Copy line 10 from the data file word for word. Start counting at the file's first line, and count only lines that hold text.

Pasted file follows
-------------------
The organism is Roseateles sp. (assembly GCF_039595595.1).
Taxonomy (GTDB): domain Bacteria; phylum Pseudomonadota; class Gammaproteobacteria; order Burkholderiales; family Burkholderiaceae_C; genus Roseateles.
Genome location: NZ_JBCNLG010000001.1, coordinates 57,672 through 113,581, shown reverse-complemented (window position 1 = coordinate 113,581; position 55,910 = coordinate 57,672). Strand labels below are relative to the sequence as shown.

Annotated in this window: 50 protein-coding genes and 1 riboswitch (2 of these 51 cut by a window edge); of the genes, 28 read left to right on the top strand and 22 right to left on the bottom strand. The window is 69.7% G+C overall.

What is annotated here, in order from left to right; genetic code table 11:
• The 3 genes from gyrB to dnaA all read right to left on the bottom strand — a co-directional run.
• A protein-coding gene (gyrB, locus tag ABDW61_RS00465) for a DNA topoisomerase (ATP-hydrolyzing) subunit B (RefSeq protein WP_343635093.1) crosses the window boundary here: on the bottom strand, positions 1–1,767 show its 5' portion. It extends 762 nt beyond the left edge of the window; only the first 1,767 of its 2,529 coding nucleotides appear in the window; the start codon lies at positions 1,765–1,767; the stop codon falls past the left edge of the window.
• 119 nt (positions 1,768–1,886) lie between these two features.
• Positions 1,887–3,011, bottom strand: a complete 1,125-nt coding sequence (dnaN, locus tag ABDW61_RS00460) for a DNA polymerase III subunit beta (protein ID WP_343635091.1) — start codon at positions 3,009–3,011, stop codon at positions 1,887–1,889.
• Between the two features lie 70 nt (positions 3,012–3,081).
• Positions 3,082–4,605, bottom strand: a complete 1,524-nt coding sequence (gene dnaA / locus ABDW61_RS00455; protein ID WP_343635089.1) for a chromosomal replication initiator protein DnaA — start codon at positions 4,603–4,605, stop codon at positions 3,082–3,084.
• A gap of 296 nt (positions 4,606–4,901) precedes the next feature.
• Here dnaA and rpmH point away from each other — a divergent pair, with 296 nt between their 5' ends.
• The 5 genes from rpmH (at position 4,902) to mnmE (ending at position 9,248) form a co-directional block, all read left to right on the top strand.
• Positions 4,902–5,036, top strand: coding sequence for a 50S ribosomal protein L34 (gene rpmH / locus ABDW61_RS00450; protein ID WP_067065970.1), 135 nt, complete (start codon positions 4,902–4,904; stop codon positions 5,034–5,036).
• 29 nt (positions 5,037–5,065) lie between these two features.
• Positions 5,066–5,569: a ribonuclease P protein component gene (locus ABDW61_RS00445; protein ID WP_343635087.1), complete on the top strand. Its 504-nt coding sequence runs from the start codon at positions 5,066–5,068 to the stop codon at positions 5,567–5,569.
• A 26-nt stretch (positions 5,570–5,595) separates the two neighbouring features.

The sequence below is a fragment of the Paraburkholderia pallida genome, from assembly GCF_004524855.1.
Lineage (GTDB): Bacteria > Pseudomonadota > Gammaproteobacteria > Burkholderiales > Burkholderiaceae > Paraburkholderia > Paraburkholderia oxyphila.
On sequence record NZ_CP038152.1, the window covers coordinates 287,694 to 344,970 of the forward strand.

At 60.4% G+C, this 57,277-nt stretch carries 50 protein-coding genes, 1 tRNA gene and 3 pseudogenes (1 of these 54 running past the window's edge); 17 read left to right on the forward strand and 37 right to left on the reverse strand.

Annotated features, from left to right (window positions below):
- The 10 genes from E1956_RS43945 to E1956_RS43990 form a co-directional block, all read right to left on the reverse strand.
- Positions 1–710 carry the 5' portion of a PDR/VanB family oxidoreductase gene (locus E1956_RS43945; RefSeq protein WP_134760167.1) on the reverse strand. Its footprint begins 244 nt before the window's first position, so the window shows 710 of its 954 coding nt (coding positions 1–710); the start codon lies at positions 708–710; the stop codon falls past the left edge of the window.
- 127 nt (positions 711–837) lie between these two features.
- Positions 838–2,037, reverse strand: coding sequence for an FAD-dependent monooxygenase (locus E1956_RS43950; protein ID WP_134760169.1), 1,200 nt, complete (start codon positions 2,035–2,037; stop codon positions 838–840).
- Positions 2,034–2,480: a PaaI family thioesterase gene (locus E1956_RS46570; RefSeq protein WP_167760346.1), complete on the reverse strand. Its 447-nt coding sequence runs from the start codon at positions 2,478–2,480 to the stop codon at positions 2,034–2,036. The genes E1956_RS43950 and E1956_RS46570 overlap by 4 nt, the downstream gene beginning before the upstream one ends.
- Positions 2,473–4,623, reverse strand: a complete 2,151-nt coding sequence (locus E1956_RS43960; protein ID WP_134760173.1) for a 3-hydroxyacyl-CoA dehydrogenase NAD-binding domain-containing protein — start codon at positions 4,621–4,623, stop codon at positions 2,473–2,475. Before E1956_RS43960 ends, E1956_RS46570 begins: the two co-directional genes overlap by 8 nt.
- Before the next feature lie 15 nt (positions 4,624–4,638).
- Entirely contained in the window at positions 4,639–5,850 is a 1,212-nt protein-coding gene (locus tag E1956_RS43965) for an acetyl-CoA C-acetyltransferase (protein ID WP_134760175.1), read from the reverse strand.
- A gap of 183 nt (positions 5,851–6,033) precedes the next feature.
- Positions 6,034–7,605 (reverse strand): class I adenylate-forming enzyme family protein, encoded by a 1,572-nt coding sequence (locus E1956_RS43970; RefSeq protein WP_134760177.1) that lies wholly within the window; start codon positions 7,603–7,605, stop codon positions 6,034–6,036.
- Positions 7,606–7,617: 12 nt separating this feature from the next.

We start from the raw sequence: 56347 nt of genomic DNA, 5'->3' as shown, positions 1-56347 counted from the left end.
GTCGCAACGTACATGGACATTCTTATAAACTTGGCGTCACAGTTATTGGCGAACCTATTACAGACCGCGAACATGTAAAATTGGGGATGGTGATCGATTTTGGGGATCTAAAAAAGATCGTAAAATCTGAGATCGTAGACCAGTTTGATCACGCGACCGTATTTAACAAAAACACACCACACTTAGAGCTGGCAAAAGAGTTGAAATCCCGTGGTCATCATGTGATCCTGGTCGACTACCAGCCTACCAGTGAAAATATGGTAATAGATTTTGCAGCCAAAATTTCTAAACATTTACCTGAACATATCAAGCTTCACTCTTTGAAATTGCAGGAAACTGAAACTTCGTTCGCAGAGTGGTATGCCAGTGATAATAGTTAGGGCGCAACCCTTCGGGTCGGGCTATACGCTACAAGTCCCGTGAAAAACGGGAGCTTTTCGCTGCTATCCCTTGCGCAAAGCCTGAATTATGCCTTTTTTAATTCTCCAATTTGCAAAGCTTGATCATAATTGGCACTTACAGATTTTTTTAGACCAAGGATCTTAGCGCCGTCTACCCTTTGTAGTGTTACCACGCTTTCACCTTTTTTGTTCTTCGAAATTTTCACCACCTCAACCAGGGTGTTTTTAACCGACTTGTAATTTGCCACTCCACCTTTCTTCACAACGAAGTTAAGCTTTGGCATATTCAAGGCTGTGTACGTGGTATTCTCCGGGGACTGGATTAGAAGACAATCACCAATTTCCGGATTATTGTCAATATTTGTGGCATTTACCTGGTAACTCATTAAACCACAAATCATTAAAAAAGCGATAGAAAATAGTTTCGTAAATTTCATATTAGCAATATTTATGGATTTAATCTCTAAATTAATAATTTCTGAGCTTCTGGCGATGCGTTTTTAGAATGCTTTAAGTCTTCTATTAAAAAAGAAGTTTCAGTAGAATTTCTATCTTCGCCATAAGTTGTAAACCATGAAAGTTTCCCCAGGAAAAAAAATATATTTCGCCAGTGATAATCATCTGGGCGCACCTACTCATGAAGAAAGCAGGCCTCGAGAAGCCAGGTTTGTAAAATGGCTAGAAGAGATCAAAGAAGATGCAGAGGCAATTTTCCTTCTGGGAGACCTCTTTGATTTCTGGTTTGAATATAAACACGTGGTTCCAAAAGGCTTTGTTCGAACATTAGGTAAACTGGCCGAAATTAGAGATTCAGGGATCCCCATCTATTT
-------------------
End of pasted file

• Between the two features lie 70 nt (positions 3,012–3,081).